Or so she thought. Us? We don't confuse the Supreme Court with the US Constitution. One is a document and the law of the land while the other is the highest judiciary body we have. A Supreme Court ruling is not a Constitutional amendment. If it were, for example, Roe v. Wade would not constantly be under threat.

Crawford failed to grasp that and repeatedly insisted to Katie Couric that "there are Constitutional issues" but she never once referred to the Constitution itself and instead cited two Supreme Court rulings.

Over at ABC, Diane referred the matter to "chief legal correspondent" Terry Moran and he handled it much better than Crawford, "The Constitution gives to Congress exclusive authority to determine who is in this country legally and who isn't." Only Congress, according to Moran, not states, have the power to legislate on this issue.

Brian Williams had little time for immigration when he was so busy with Veggie Tales for adults -- or at least pre-teens -- and, in the process, came off like Bruce Willis in Death Becomes Her, running around wildly, exclaiming "It's a miracle!" He was eager to give time to an alleged Christian miracle and also to the trials and tribulations of our modern day Ananias, Brother Franklin Graham.

For the block, CBS went with "things of the flesh" and served up a lengthy report by Nancy Cordes on SEC workers . . . looking at porn online at work. But it's not just them, warned Nancy, "In March alone, 29% of Americans with work computers used them to access adult web sites."

It didn't get better for CBS. Anchor Katie Couric shared, "In a letter to Congressional leaders today, Treasury Secretary Timothy Geithner said the final bill to tax payers could be as low as $87 billion. A year ago, that estimate was half-a-trillion. And there's more good news . . ." That was good news? US tax payers on the hook for $87 billion is good news? On PBS' Washington Week (which began airing Friday on most PBS stations), David Shepardson (Detroit News) showed how you talked tax payer money, "But, as you point out, there's still another $43 billion that the tax payers won't know if they're going to get back until the government goes to sell off that 61% majority stake in GM."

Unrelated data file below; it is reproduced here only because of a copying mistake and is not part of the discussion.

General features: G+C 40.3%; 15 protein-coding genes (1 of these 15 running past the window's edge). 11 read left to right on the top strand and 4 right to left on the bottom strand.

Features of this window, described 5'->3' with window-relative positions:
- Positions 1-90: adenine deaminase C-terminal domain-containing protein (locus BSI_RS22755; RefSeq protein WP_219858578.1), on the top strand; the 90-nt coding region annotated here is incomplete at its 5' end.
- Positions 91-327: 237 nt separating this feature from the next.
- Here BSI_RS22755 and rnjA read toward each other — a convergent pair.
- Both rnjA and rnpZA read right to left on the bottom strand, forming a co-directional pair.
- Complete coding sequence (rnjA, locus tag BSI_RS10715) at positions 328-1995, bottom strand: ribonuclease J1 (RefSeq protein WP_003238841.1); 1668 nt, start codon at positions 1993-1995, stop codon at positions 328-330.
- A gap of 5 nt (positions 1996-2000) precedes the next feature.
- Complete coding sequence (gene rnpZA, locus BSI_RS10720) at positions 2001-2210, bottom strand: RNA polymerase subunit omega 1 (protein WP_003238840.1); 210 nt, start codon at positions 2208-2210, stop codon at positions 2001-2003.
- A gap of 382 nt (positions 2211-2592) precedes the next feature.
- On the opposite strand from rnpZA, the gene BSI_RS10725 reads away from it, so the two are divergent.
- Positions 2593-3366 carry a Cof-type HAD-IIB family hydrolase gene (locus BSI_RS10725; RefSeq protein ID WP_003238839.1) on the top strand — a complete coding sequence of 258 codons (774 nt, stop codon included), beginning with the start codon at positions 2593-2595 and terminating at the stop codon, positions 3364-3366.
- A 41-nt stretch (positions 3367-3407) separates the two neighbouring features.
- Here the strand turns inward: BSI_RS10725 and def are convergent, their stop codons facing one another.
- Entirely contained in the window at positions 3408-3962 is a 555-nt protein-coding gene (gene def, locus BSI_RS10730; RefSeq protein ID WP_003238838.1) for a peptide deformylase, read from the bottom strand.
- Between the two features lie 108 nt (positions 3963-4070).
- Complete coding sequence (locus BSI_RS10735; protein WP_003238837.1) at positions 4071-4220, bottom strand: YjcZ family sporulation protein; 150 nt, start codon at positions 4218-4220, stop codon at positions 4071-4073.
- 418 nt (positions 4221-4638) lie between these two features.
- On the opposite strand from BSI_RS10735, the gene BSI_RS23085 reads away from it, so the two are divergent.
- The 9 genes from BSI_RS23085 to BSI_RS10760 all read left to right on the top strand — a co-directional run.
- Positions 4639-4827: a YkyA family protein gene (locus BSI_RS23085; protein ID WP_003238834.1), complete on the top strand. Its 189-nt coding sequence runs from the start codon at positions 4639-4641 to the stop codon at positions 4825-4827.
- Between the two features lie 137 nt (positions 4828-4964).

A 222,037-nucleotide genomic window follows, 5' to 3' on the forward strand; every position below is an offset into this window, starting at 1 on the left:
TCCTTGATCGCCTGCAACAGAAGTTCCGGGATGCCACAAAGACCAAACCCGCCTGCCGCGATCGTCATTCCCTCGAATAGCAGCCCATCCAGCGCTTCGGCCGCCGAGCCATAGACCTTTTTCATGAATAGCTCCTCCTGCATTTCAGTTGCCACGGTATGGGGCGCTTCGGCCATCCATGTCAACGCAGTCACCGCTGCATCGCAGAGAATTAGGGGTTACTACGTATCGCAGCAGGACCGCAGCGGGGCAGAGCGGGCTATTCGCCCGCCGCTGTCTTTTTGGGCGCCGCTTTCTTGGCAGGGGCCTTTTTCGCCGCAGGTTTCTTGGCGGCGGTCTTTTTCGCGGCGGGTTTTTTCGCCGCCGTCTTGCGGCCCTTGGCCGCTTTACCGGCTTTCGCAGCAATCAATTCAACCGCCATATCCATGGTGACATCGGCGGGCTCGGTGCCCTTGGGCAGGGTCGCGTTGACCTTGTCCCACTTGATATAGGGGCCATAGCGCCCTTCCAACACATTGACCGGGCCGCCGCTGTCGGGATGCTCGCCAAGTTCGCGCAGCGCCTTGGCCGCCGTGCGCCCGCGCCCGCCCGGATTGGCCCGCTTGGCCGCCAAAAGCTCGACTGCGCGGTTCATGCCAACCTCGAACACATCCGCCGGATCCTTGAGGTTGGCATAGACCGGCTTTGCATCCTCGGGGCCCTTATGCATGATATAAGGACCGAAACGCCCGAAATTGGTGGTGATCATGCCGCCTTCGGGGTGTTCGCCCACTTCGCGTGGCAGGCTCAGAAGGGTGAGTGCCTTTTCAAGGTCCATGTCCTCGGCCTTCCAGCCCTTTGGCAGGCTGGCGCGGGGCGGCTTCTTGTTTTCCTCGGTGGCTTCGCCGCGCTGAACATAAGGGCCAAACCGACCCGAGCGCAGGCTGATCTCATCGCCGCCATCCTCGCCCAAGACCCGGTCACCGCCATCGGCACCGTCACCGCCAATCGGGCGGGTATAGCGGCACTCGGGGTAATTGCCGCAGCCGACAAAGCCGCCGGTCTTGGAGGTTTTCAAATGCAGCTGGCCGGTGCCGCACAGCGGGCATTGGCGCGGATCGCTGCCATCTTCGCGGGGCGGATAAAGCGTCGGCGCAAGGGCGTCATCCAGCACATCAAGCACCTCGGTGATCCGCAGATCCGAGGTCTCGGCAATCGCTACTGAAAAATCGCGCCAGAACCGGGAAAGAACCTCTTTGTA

In fairness to Katie, she was the only anchor who filed a report, a lengthy one (approximately six minutes and thirty-eight seconds, including the facts in her intro behind the anchor desk) on a critical care facility in Haiti.

Reality for Katie, her happy talk on March home sales was not informative. ABC also noted the national 27% increase in the sale of homes but, unlike Katie, they explained it was "fueled in large part by a special tax credit for home buyers which expires next week." That tax credit? $8,000 if you are a first time home buyer, "$6,000 for everyone else." ABC explained that some areas of the country were doing better. (CBS News offered a graph that really drove this home featuring 5.7% for the west, 4.3% for the central north, 35.7% for the north east and 43.5% for the south.) And they featured Yale's Robert Schiller explaining that, as a result of the tax credit expiring, "we could see a rebound down."

Time and again, the message the three shows drove home was if a viewer was able to watch all three, s/he might be able to piece together enough needed knowledge to make sense of a story. Left to just one evening newscast as a primary source of current events? We think a consumer would be woefully and repeatedly misinformed. And more and more, it appears that is not only the broadcast way, it's also the intent.